Differential prescribing of opioid analgesics according to physician specialty for Medicaid patients with chronic noncancer pain diagnoses.

Published

Journal Article

BACKGROUND: Despite >20 years of studies investigating the characteristics of patients seeking or receiving opioid analgesics, research characterizing factors associated with physicians' opioid prescribing practices has been inconclusive, and the role of practitioner specialty in opioid prescribing practices remains largely unknown. OBJECTIVE: To examine the relationships between physicians' and other providers' primary specialties and their opioid prescribing practices among patients with chronic noncancer pain (CNCP). METHODS: Prescriptions for opioids filled by 81,459 Medicaid patients with CNCP in North Carolina (USA), 18 to 64 years of age, enrolled at any point during a one-year study period were examined. χ2<⁄span> statistics were used to examine bivariate differences in prescribing practices according to specialty. For multivariable analyses, maximum-likelihood logistic regression models were used to examine the effect of specialty on prescribing practices, controlling for patients' pain diagnoses and demographic characteristics. RESULTS: Of prescriptions filled by patients with CNCP, who constituted 6.4% of the total sample of 1.28 million individuals, 12.0% were for opioids. General practitioner⁄family medicine specialists and internists were least likely to prescribe opioids, and orthopedists were most likely. Across specialties, men were more likely to receive opioids than women, as were white individuals relative to other races⁄ethnicities. In multivariate analyses, all specialties except internal medicine had higher odds of prescribing an opioid than general practitioners: orthopedists, OR 7.1 (95% CI 6.7 to 7.5); dentists, OR 3.5 (95% CI 3.3 to 3.6); and emergency medicine physicians, OR 2.7 (95% CI 2.6 to 2.8). CONCLUSIONS: Significant differences in opioid prescribing practices across prescriber specialties may be reflective of differing norms concerning the appropriateness of opioids for the control of chronic pain. If so, sharing these norms across specialties may improve the care of patients with CNCP.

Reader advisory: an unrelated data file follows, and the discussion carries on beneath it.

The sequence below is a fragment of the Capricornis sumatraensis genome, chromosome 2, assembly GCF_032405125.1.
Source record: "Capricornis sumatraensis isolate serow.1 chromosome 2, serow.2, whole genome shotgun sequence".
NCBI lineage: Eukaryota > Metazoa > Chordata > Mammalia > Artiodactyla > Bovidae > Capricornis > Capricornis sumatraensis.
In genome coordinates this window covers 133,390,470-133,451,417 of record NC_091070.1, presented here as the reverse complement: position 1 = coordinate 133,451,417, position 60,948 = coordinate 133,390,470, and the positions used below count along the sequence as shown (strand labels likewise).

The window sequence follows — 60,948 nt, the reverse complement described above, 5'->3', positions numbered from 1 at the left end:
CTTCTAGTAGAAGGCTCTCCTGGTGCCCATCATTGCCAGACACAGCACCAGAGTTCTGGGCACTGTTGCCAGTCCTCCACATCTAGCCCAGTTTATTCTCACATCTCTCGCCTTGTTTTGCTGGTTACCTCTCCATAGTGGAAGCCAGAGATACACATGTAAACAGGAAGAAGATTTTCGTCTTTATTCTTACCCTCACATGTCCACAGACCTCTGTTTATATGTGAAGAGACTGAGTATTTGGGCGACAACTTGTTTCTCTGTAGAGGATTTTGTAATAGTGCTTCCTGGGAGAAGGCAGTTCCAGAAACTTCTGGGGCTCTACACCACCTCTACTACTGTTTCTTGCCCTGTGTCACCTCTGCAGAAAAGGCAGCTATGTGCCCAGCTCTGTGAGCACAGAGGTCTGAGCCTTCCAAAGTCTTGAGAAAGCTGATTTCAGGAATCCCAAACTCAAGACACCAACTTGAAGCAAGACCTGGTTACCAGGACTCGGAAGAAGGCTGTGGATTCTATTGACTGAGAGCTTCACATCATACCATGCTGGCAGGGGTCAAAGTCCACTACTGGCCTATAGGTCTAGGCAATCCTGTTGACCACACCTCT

Full Text

Duke Authors

Cited Authors

  • Ringwalt, C; Gugelmann, H; Garrettson, M; Dasgupta, N; Chung, AE; Proescholdbell, SK; Skinner, AC

Published Date

  • July 2014

Published In

Volume / Issue

  • 19 / 4

Start / End Page

  • 179 - 185

PubMed ID

  • 24809067

Pubmed Central ID

  • 24809067

Electronic International Standard Serial Number (EISSN)

  • 1918-1523

Digital Object Identifier (DOI)

  • 10.1155/2014/857952

Language

  • eng

Conference Location

  • United States